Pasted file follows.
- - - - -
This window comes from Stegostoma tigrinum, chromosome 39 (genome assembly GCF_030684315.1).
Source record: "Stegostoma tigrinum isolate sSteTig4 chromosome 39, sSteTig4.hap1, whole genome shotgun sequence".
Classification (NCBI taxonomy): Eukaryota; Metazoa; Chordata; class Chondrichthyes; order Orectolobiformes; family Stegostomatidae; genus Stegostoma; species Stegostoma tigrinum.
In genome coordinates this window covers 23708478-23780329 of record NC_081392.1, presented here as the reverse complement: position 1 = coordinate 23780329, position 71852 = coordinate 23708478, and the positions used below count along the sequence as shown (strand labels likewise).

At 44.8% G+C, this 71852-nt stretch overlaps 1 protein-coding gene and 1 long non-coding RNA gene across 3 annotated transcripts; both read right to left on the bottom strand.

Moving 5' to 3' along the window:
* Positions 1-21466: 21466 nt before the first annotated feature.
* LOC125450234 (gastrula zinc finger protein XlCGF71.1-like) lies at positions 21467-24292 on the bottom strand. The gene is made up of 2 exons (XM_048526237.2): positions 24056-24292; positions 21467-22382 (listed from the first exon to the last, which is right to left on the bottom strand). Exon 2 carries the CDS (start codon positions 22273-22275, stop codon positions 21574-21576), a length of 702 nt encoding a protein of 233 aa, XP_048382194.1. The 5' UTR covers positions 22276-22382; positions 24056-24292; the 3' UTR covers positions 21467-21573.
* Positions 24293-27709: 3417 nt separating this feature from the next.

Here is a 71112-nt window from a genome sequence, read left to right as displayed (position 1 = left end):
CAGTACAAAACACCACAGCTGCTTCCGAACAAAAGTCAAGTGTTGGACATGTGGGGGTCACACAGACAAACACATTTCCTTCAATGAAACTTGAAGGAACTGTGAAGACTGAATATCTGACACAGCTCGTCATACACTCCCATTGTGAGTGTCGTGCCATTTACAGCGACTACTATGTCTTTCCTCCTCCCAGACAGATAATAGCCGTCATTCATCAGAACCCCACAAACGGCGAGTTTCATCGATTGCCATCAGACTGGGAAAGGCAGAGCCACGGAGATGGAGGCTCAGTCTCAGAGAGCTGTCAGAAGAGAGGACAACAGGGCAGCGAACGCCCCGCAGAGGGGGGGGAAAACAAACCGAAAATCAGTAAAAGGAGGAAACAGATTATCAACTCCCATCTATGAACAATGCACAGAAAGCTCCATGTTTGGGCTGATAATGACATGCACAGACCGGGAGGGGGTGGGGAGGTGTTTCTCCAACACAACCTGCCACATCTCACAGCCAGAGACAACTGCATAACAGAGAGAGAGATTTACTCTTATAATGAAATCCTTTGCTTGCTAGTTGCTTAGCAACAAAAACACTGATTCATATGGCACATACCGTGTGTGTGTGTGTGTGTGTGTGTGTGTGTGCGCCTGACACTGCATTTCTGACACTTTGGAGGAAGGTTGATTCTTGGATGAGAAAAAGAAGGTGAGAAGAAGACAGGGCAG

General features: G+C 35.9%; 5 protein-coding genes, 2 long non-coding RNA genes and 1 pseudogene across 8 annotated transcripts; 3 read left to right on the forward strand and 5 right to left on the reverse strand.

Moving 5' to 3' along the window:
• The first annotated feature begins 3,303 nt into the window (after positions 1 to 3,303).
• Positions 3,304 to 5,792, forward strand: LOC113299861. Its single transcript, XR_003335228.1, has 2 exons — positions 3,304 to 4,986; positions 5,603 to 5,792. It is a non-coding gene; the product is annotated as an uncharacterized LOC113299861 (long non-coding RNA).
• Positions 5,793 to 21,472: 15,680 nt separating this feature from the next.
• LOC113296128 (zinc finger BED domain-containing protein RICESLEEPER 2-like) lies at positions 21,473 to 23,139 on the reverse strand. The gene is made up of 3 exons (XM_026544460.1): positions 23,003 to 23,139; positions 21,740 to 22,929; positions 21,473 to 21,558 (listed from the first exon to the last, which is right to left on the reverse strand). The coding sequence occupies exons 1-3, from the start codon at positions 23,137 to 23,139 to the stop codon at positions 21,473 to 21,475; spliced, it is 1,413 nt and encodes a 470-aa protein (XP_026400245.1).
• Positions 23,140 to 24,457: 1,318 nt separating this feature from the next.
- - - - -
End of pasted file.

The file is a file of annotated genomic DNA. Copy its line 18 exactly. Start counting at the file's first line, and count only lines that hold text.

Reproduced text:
• Positions 23,140 to 24,457: 1,318 nt separating this feature from the next.